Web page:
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RE: Near field speakers

ROTH AV wrote:

Reading this thread (still sensible thank Gawd....) and the one that has got out of control over the road ('KEF Studio Monitors...') and maybe it's just me.....but...

Has anyone contributing to these threads ever worked in a recording studio or had experience of designing speakers specifically for a studio for a specific (near field) purpose and application ? It's kind of different to that of designing speakers for the home.  

Anyone remember the Yamaha NS10M in the '80-90s....the best selling (passive) 'near field' monitor ever (apart from the classic Albas) - you'd recognise it if you saw it - black 'ash'-effect box with a doped white paper cone.  Also sold well as a hifi speaker as it matched a lot of the furniture coming out of Habitat at the time.  Generally held opinion on the audio quality of these - crapulous. But perfect for mixing in a home (or Pro) studio as what you were hearing was as close as possible to what was likely to be coming out of someone's hifi system at home / kitchen/car radio.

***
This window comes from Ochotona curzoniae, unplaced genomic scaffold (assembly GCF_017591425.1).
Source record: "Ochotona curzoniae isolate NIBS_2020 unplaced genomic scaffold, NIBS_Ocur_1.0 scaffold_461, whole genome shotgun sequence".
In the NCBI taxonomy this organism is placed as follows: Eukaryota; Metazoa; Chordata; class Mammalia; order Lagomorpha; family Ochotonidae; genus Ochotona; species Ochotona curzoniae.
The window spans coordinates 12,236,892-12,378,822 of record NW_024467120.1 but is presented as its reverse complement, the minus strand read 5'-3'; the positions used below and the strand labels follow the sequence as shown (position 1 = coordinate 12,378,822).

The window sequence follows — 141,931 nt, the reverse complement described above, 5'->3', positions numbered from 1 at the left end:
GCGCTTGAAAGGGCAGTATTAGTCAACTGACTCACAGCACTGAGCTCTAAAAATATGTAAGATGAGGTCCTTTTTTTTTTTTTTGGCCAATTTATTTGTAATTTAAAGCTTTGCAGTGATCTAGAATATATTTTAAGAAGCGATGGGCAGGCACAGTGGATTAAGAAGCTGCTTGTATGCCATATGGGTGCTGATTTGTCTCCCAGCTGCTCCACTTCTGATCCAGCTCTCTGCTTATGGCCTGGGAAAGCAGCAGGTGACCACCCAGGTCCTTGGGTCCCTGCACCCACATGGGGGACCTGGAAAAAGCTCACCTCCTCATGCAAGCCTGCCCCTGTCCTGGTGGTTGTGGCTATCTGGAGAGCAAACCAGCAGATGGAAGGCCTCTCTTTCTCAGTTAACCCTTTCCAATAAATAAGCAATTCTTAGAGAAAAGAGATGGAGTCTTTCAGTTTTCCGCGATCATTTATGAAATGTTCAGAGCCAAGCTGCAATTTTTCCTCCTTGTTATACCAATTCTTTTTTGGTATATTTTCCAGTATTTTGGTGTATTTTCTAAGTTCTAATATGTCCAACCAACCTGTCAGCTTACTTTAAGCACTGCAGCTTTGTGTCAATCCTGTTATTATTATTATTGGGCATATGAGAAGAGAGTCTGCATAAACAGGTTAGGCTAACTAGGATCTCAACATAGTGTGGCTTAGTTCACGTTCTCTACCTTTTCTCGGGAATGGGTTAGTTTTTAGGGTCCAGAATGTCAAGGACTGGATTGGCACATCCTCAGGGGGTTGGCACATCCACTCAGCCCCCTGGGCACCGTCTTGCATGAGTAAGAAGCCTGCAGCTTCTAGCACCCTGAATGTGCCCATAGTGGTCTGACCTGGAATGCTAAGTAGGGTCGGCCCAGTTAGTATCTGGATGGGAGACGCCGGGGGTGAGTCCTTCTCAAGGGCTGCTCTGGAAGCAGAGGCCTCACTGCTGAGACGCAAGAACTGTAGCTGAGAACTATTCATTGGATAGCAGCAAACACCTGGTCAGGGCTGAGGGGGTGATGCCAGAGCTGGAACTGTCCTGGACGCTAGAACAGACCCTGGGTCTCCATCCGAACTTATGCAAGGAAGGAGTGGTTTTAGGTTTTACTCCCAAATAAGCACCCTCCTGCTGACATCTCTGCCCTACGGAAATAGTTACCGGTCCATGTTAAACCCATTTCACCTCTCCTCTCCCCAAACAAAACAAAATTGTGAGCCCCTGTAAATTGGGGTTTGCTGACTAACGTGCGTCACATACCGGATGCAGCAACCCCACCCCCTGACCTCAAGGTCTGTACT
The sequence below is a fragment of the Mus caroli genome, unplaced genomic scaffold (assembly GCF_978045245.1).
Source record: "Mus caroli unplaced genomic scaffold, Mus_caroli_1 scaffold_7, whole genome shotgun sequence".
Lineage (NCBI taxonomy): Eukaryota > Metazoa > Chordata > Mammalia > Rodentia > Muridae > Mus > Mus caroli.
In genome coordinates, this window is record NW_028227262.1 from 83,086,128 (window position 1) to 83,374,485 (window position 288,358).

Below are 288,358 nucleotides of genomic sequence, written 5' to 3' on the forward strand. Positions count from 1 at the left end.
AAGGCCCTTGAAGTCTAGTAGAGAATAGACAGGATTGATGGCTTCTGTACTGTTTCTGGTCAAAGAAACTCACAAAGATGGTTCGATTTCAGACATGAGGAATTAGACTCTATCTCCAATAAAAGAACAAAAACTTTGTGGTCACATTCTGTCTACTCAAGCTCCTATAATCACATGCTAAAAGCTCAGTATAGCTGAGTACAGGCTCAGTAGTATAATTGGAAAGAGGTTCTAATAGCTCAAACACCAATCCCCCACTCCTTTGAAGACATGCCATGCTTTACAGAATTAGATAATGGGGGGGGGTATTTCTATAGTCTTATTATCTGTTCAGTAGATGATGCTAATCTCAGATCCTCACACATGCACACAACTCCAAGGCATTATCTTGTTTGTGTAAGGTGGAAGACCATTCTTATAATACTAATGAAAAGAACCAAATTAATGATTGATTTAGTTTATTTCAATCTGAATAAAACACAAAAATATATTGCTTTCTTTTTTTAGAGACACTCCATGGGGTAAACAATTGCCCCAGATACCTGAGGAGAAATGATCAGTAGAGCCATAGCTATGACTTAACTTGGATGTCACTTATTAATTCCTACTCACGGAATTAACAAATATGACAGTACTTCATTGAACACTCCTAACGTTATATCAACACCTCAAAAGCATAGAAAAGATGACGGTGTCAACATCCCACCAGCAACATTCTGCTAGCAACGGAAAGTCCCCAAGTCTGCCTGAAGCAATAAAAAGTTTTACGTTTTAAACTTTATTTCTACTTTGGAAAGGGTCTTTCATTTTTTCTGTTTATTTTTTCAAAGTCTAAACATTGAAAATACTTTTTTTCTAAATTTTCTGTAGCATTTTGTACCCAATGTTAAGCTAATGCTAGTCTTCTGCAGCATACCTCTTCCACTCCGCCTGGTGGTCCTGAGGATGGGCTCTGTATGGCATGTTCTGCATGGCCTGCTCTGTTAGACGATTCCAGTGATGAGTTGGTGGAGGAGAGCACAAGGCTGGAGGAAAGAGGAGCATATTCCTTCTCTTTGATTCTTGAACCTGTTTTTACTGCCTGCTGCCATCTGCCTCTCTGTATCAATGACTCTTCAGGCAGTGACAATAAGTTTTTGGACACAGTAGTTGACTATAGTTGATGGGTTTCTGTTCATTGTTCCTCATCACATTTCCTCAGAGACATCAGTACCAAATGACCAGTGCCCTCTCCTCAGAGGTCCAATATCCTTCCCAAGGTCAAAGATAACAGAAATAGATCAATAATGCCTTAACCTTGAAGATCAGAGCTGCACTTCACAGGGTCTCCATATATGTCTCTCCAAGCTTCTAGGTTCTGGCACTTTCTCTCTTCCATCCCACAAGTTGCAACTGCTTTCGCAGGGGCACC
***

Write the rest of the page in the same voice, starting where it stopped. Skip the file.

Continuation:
Don't want to dull you out completely, but I have a story. (I have lots by the way - some borderline interesting, some less so).

I remember recording and mixing with a very famous band at the Powerplant Studios in North London. So we mixed in the studio switching between some huge LOUD expensive looking things (may well have been Genelec) and some tatty Alba things that looked like they had come from my granny's garden shed.  Mostly through the nicotine-stained and slightly sticky Albas though.